Bringing the reasoning behind the use of procurement instruments to the fore, this study explores an area of construction procurement research that is positioned between the disciplines of purchasing and supply management, knowledge management and strategic management.

Details

Engineering, Construction and Architectural Management, vol. 26 no. 2
Type: Research Article
ISSN: 0969-9988

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Article
Publication date: 12 March 2018

Julia Wijnmaalen, Hans Voordijk and Bas Rietjens

This paper aims to generate insight into the processes that lie at the heart of multiteam system (MTS) coordination and how MTS coordination develops. The four…

Abstract

Purpose

This paper aims to generate insight into the processes that lie at the heart of multiteam system (MTS) coordination and how MTS coordination develops. The four propositions developed can set a future MTS research agenda and enable MTS leaders to increase MTS performance.

Design/methodology/approach

A military and civilian construction MTS has been studied over several months. The longitudinal character, micro-level focus and abductive research approach respond to the call for more in-depth, empirical studies of MTS processes.

Findings

Based on the research findings, four propositions are advanced: the interrelatedness of trust, communication and shared mental models is at the heart of MTS coordination; MTSs are sensitive to a downward spiral triggered by the negative relationship between MTS coordination and the occurrence of negative events; a salient component team identity accelerates this downward spiral; and effective MTS leadership is a perquisite for successful MTS coordination. The findings also indicate that because the MTS research field is still maturing, there is value in testing the degree to which existing knowledge on teams is generalizable to an MTS context.

Practical implications

The research generates three practical suggestions for MTS leaders to increase MTS performance: usual ways of structuring or leading a team might elicit intergroup behavior in MTSs, a conventional “fun” teambuilding program is not effective in an MTS situation and balance formal and informal coordination.

Originality/value

The abductive and empirical character of this study is unique in the field of MTS research. Moreover, the four propositions on MTS coordination advance current knowledge on MTS processes. Additionally, the study generates new insights that could enable MTS leaders to increase MTS performance.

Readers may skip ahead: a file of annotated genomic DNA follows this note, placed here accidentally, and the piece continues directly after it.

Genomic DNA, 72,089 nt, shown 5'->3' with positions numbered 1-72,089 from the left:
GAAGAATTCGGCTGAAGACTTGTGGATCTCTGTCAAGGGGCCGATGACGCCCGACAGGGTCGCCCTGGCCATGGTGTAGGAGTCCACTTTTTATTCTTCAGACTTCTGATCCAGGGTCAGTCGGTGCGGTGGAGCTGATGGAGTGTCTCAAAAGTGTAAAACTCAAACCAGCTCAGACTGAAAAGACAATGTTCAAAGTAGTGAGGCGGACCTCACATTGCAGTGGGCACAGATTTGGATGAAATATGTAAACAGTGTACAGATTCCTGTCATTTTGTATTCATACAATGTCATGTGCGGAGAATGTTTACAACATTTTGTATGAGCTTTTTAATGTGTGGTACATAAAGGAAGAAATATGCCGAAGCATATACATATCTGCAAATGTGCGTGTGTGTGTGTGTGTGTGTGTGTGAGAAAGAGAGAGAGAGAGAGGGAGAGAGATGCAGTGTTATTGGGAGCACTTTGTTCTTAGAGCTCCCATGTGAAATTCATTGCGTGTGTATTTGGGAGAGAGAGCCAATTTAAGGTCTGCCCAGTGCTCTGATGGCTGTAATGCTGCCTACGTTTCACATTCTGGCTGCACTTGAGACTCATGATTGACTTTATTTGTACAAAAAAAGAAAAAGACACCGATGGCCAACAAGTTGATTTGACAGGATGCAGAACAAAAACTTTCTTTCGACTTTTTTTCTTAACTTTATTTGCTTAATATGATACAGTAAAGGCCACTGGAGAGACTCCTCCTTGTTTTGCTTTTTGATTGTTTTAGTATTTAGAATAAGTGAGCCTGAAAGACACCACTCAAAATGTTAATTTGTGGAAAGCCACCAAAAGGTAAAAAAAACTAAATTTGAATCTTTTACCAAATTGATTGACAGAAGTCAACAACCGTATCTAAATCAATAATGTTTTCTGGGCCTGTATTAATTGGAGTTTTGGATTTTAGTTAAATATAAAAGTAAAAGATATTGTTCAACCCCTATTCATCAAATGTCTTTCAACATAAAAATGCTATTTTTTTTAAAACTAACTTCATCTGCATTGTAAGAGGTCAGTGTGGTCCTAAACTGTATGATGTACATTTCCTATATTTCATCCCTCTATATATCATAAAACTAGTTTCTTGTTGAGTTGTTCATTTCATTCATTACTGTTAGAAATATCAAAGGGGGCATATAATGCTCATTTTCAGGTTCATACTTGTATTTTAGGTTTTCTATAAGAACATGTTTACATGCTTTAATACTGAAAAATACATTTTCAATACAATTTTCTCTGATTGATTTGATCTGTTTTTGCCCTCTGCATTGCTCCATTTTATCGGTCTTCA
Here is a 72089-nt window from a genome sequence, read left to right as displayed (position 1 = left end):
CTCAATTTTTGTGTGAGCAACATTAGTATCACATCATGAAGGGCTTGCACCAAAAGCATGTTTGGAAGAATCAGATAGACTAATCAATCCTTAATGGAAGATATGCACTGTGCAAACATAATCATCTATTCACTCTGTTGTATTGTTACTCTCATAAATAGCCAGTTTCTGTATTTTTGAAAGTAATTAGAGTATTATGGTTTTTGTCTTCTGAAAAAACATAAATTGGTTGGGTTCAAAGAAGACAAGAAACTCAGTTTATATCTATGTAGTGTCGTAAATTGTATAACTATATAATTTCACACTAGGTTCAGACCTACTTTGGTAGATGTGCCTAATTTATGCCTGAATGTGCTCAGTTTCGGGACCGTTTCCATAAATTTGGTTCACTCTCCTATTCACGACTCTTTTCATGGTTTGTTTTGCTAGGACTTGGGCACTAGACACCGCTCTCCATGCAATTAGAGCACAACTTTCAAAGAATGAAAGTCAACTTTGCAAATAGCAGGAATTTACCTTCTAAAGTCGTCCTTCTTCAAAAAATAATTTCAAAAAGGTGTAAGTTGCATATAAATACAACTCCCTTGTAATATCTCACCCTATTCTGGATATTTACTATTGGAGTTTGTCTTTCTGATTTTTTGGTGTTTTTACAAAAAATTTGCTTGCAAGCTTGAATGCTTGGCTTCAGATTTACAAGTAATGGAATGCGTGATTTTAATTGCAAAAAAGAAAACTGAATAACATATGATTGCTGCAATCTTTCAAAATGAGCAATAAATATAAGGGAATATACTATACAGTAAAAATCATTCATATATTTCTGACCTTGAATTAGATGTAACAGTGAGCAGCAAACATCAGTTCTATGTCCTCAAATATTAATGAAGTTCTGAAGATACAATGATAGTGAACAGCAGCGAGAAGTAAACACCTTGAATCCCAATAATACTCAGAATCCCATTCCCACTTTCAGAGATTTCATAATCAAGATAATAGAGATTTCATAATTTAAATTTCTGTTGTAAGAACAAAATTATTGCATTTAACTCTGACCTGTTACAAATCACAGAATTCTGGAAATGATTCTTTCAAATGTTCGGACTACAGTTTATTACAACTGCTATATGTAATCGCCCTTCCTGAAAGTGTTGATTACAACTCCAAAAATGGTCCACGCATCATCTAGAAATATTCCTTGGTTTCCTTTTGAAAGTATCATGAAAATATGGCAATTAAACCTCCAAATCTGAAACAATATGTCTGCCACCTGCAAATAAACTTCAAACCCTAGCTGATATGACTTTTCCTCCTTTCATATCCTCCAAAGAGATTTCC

Details

Team Performance Management: An International Journal, vol. 24 no. 1/2
Type: Research Article
ISSN: 1352-7592

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Article
Publication date: 1 August 1999

Hans Voordijk

Argues that logistics networks in the building industry will develop in relation to transaction‐specific investments in new information technologies such as EDI and PDI…

Abstract

Argues that logistics networks in the building industry will develop in relation to transaction‐specific investments in new information technologies such as EDI and PDI. This is particularly the case where strategic considerations play a subordinate role and efficiency arguments are stressed. The limitations of the transaction cost approach are also discussed. In the building industry, logistics networks are not only directed towards a minimisation of transaction costs, but are also striving for joint value maximisation. Co‐operation between designing and constructing parties makes it possible to present a “total product” to the market. Opportunistic behaviour is replaced by mutual trust. Instead of bounded rationality, know‐how is transferred between firms for product development. This change will fundamentally alter the nature of competition in the building industry in the near future.

Details

Supply Chain Management: An International Journal, vol. 4 no. 3
Type: Research Article
ISSN: 1359-8546

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Article
Publication date: 1 September 2005

Arjen Adriaanse and Hans Voordijk

Although communication is of vital importance in construction projects, the construction industry is confronted with great communication difficulties and an ineffective…

Abstract

Although communication is of vital importance in construction projects, the construction industry is confronted with great communication difficulties and an ineffective use of information and communication technology (ICT) systems. In this study, the objective is to analyse obstacles and preconditions for an effective use of ICT by focusing on characteristics of interorganizational communication in construction projects. Interorganizational communication and ICT are studied by elaborating on these phenomena from the perspective of two paradigms – the traditional functionalist and the radical humanist – and theories representative for these paradigms – the agency theory and Habermas’ critical social theory. By using the method of metatriangulation, it is shown that in addition to the functionalist perspective, the critical social theory of Habermas is an appropriate theory for analysing obstacles and preconditions for an effective interorganizational communication and use of ICT. Based on this analysis, a critical research agenda on communication and ICT in construction is formulated. It is concluded that this type of research will lead to a more articulated view on the alignment between ICT applications and communication in construction projects and will show new directions for ICT development in the future.

Details

Construction Innovation, vol. 5 no. 3
Type: Research Article
ISSN: 1471-4175

Keywords

Content available
Article
Publication date: 4 January 2016

Hans Voordijk

Abstract

Details

International Journal of Managing Projects in Business, vol. 9 no. 1
Type: Research Article
ISSN: 1753-8378